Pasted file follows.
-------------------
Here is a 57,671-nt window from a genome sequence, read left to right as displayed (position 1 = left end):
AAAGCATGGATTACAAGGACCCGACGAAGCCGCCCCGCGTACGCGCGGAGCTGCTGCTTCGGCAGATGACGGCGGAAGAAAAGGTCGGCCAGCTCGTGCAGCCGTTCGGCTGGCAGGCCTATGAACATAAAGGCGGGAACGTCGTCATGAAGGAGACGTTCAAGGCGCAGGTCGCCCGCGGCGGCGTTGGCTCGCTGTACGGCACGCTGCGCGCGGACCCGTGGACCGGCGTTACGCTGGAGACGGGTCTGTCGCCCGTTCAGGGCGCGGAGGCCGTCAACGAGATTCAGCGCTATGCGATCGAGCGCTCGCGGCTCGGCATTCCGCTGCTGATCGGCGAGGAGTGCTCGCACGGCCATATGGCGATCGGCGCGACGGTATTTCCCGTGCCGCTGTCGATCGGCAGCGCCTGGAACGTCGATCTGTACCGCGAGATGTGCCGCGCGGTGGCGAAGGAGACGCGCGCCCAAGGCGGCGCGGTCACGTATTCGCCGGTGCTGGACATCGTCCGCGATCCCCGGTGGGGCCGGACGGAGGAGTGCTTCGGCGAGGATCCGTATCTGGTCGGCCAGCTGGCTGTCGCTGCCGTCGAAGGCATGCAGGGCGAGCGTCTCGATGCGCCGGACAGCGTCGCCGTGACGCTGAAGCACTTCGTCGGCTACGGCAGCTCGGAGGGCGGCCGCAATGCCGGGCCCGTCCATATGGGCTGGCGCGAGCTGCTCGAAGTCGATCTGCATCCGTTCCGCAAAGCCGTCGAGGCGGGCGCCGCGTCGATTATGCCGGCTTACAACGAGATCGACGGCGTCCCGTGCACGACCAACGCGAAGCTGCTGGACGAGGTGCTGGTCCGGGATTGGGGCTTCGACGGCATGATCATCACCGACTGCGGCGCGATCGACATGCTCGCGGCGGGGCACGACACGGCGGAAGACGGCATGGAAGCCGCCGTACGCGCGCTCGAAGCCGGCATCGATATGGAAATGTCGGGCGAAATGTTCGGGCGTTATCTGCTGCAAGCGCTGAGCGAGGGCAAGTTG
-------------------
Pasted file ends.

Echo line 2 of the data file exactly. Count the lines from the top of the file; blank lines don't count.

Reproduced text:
AAAGCATGGATTACAAGGACCCGACGAAGCCGCCCCGCGTACGCGCGGAGCTGCTGCTTCGGCAGATGACGGCGGAAGAAAAGGTCGGCCAGCTCGTGCAGCCGTTCGGCTGGCAGGCCTATGAACATAAAGGCGGGAACGTCGTCATGAAGGAGACGTTCAAGGCGCAGGTCGCCCGCGGCGGCGTTGGCTCGCTGTACGGCACGCTGCGCGCGGACCCGTGGACCGGCGTTACGCTGGAGACGGGTCTGTCGCCCGTTCAGGGCGCGGAGGCCGTCAACGAGATTCAGCGCTATGCGATCGAGCGCTCGCGGCTCGGCATTCCGCTGCTGATCGGCGAGGAGTGCTCGCACGGCCATATGGCGATCGGCGCGACGGTATTTCCCGTGCCGCTGTCGATCGGCAGCGCCTGGAACGTCGATCTGTACCGCGAGATGTGCCGCGCGGTGGCGAAGGAGACGCGCGCCCAAGGCGGCGCGGTCACGTATTCGCCGGTGCTGGACATCGTCCGCGATCCCCGGTGGGGCCGGACGGAGGAGTGCTTCGGCGAGGATCCGTATCTGGTCGGCCAGCTGGCTGTCGCTGCCGTCGAAGGCATGCAGGGCGAGCGTCTCGATGCGCCGGACAGCGTCGCCGTGACGCTGAAGCACTTCGTCGGCTACGGCAGCTCGGAGGGCGGCCGCAATGCCGGGCCCGTCCATATGGGCTGGCGCGAGCTGCTCGAAGTCGATCTGCATCCGTTCCGCAAAGCCGTCGAGGCGGGCGCCGCGTCGATTATGCCGGCTTACAACGAGATCGACGGCGTCCCGTGCACGACCAACGCGAAGCTGCTGGACGAGGTGCTGGTCCGGGATTGGGGCTTCGACGGCATGATCATCACCGACTGCGGCGCGATCGACATGCTCGCGGCGGGGCACGACACGGCGGAAGACGGCATGGAAGCCGCCGTACGCGCGCTCGAAGCCGGCATCGATATGGAAATGTCGGGCGAAATGTTCGGGCGTTATCTGCTGCAAGCGCTGAGCGAGGGCAAGTTG